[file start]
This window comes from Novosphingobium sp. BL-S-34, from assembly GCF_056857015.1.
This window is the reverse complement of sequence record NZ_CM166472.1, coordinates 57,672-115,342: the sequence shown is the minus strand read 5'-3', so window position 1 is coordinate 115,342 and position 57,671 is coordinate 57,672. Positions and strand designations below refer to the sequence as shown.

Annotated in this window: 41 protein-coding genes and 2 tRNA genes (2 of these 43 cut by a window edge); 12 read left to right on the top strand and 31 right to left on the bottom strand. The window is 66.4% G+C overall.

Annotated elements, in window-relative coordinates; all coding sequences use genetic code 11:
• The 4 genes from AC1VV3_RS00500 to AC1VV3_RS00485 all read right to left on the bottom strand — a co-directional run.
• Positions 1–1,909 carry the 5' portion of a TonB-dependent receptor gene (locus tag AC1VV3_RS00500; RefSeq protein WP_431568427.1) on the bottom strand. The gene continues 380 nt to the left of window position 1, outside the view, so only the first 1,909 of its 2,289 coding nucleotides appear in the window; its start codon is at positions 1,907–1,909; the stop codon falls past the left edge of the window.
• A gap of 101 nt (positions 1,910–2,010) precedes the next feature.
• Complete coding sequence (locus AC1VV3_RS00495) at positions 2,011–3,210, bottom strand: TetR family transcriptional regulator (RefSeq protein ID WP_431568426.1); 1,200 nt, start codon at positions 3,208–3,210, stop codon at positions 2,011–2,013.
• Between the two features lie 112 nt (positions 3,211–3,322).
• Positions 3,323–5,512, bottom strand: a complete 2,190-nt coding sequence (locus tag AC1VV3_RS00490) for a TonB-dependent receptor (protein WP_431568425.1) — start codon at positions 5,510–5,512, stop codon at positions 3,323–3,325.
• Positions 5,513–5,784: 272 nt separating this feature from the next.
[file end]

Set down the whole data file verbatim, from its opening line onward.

This window comes from Novosphingobium sp. BL-S-34, from assembly GCF_056857015.1.
This window is the reverse complement of sequence record NZ_CM166472.1, coordinates 57,672-115,342: the sequence shown is the minus strand read 5'-3', so window position 1 is coordinate 115,342 and position 57,671 is coordinate 57,672. Positions and strand designations below refer to the sequence as shown.

Annotated in this window: 41 protein-coding genes and 2 tRNA genes (2 of these 43 cut by a window edge); 12 read left to right on the top strand and 31 right to left on the bottom strand. The window is 66.4% G+C overall.

Annotated elements, in window-relative coordinates; all coding sequences use genetic code 11:
• The 4 genes from AC1VV3_RS00500 to AC1VV3_RS00485 all read right to left on the bottom strand — a co-directional run.
• Positions 1–1,909 carry the 5' portion of a TonB-dependent receptor gene (locus tag AC1VV3_RS00500; RefSeq protein WP_431568427.1) on the bottom strand. The gene continues 380 nt to the left of window position 1, outside the view, so only the first 1,909 of its 2,289 coding nucleotides appear in the window; its start codon is at positions 1,907–1,909; the stop codon falls past the left edge of the window.
• A gap of 101 nt (positions 1,910–2,010) precedes the next feature.
• Complete coding sequence (locus AC1VV3_RS00495) at positions 2,011–3,210, bottom strand: TetR family transcriptional regulator (RefSeq protein ID WP_431568426.1); 1,200 nt, start codon at positions 3,208–3,210, stop codon at positions 2,011–2,013.
• Between the two features lie 112 nt (positions 3,211–3,322).
• Positions 3,323–5,512, bottom strand: a complete 2,190-nt coding sequence (locus tag AC1VV3_RS00490) for a TonB-dependent receptor (protein WP_431568425.1) — start codon at positions 5,510–5,512, stop codon at positions 3,323–3,325.
• Positions 5,513–5,784: 272 nt separating this feature from the next.